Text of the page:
It is true that South Carolina has enacted a "sore-loser" statute that prohibits candidates who were defeated in their party's convention or primary from running as a petition candidate. See S.C.Code Ann. Sec. 7-11-10 (Law.Co-op.1976 & Supp.1989). The statute does not apply, however, to candidates who initially choose the route of seeking their party's nomination, realize their chances are slim, and abandon the party process in order to gain a second shot at the general election ballot via a petition candidacy. The sore-loser statute thus does not, by itself, successfully prevent such intra-party disputes from carrying over into the general election. A simultaneous filing deadline, however, helps ensure that no candidate receives two bites at the apple. See Stevenson, 638 F.Supp. at 553-54. Nor must South Carolina be as harsh as California and require a one-year disaffiliation for petition candidates. South Carolina allows potential candidates to choose a petition route to the general ballot at a time closer to the primaries. The majority should not be heard to complain that South Carolina provides less protection to its parties than it has the constitutional power to grant.
The final point, an extension of the last, is that states do have an important and legitimate interest in supporting party politics in general. Political parties have been major forces in America since its founding. While this country's earliest years saw much debate over the virtues and dangers of strong parties, and in 1822, James Monroe celebrated that parties had "cooled down or rather disappeared," the Jacksonian revolution of the 1820's and 1830's provided political parties a new impetus. D. Price, Bringing Back the Parties 97-100 (1984). Since that time, strong political parties have become permanent features in our political system. Recent years, however, have seen the increasing fragmentation of political parties, as political action committees (PACs) and single interest advocacy groups have grown to dominate the landscape. Numerous commentators have lamented the declining health of our political parties, typically observing that "[n]o parties at all leaves a society out of reach, out of control, and no modernized regime can afford, in the long run, to settle on this unsafe and unproductive solution." W. Burnham, Foreword to M. Wattenberg, The Decline of American Political Parties 1952-1988 at xiii (1990) (citing Sartori, Parties and Party Systems (1976)); see, e.g., L. Sabato, The Party's Just Begun (1988); Party Renewal in America (G. Pomper ed. 1980) (collection of essays); D. Broder, The Party's Over: The Failure of Politics in America (1972).
Political parties' declines have created problems because they have historically served many important functions. Because parties represent dependable philosophies, they enable voters to make more consistent and rational choices, thereby connecting the foundation of the political order with governmental institutions. D. Price, Bringing Back the Parties 109-11 (1984). Parties also further legitimate goals by managing and contributing to conflict, informing voters, enhancing campaigns, expanding the electorate, ameliorating separation of powers, and supporting democracy. S. Frantzich, Political Parties in the Technological Age 9-14 (1989).
Perhaps their most important role, however, is in incorporating the needs and desires of disparate groups of people and "ensur[ing] that policy outcomes do not merely reflect 'the power ratio among the private interests most immediately involved' but also take into account the interests and concerns of the larger community." D. Price, Bringing Back the Parties 111 (1984). Lower socioeconomic groups, in particular, must overcome significant burdens in making their voices heard without political parties. As campaigns become more issue-oriented and less party-oriented, the power of the better-educated and upper-income groups will likely increase as well. W. Crotty, American Parties in Decline 277 (1984). Through their ability to offer access to a wide variety of interests, parties can both respond to concerns and balance them against a broader public interest. "There are no countries in which associations are more needed to prevent the despotism of faction or the arbitrary power of a prince than those which are democratically constituted." A. de Tocqueville, 1 Democracy in America 202 (P. Bradley ed. 1954) (cited in Pomper, The Contributions of Political Parties to American Democracy, in Party Renewal in America 16 (G. Pomper ed. 1980)).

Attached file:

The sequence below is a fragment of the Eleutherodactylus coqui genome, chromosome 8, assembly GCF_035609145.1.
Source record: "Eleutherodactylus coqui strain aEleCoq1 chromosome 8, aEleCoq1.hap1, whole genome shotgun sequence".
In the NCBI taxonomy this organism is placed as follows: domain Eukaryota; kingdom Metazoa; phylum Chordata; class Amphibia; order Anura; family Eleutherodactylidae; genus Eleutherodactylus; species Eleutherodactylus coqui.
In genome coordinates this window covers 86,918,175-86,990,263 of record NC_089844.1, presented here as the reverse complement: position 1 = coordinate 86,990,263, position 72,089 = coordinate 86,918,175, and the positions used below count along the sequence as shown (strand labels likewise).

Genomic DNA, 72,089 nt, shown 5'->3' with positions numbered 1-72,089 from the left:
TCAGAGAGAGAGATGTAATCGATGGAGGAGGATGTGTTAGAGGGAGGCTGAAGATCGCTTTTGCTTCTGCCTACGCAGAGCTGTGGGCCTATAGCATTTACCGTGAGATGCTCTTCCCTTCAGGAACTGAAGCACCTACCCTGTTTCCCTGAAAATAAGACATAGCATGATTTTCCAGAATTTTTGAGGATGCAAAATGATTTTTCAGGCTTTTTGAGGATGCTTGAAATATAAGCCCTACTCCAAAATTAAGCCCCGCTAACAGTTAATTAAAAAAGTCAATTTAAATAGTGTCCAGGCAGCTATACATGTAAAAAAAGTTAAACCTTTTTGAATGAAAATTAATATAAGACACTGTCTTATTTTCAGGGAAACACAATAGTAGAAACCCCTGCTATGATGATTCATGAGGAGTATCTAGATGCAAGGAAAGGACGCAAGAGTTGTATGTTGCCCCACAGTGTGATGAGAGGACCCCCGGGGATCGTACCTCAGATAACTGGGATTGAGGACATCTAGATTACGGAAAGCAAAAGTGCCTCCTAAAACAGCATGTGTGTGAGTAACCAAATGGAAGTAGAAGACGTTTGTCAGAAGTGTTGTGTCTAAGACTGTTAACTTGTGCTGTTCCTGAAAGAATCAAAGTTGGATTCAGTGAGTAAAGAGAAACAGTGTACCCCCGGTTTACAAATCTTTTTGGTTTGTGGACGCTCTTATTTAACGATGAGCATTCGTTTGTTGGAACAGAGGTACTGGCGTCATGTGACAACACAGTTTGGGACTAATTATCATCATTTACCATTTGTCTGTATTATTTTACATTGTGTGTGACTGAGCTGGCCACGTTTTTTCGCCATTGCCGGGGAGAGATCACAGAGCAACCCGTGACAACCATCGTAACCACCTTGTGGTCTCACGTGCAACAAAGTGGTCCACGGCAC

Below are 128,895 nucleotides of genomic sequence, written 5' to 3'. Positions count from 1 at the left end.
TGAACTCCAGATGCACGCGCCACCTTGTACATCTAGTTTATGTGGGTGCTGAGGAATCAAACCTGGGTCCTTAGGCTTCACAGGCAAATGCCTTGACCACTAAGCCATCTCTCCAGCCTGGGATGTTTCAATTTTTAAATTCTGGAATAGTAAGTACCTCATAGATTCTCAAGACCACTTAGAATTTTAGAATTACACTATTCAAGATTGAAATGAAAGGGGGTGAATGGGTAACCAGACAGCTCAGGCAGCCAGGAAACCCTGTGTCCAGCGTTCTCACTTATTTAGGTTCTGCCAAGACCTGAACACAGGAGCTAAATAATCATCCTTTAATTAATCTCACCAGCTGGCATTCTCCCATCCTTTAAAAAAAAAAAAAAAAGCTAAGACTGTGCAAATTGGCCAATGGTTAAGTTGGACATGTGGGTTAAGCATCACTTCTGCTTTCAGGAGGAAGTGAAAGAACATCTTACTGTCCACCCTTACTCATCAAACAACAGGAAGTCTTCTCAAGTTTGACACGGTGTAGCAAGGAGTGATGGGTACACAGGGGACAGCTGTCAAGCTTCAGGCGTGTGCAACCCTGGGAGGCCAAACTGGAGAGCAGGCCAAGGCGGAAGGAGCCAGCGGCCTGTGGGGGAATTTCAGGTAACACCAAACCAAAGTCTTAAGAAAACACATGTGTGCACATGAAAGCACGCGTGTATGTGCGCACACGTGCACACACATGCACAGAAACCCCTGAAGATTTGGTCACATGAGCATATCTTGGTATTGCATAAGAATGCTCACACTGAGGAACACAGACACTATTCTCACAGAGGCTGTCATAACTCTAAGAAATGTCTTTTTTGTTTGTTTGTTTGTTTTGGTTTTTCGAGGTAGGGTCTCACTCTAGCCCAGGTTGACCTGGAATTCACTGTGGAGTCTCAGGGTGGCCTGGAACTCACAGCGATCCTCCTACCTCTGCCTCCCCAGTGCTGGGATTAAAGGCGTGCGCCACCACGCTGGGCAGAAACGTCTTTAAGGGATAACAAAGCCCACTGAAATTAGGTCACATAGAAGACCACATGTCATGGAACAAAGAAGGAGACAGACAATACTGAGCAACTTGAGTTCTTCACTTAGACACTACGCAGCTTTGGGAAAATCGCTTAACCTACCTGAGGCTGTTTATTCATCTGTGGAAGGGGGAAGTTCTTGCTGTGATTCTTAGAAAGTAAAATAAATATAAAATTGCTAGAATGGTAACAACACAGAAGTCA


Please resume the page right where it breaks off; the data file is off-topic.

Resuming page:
One need not accept such theory as gospel; I only argue that South Carolina is entitled to rely upon it. In creating the rights that it does, the majority has simply adopted its own perspective on elections, to the exclusion of other political perspectives that may form the basis of a legitimate state interest. At a minimum, the majority must explain why South Carolina lacks a legitimate interest in strengthening its party system. Certainly, if South Carolina were to shut independents off the ballots or out of politics, we would declare its system unconstitutional. But we should not prohibit states from recognizing that, historically, "[w]ithin the American political system an independent identification has been associated with a lack of political interest and involvement." W. Crotty, American Parties in Decline 276 (1984). South Carolina is entitled to view the prospect of multiplying independent candidacies with at least a measure of ambivalence, noting that the platform for altruistic advocacy in one election may serve to proliferate single-interest or publicity-seeking ballot entries in the next.
The majority characterizes the route to the ballot that South Carolina has provided Cromer as unduly burdensome for an independent candidate. I do not believe that is so because an independent is relieved altogether from the rigorous road of a party convention or primary. To the extent it is the case, I believe South Carolina should be able to provide some incentives for potential candidates to enlist in party primaries and press their concerns within a party framework. South Carolina may permissibly view parties as an organizing and mediating force in its politics, at least to the extent that it should not be constitutionally compelled to grant candidates who run outside the party framework with a substantial filing advantage. This state interest fully justifies the small burden South Carolina has placed upon candidates like Cromer.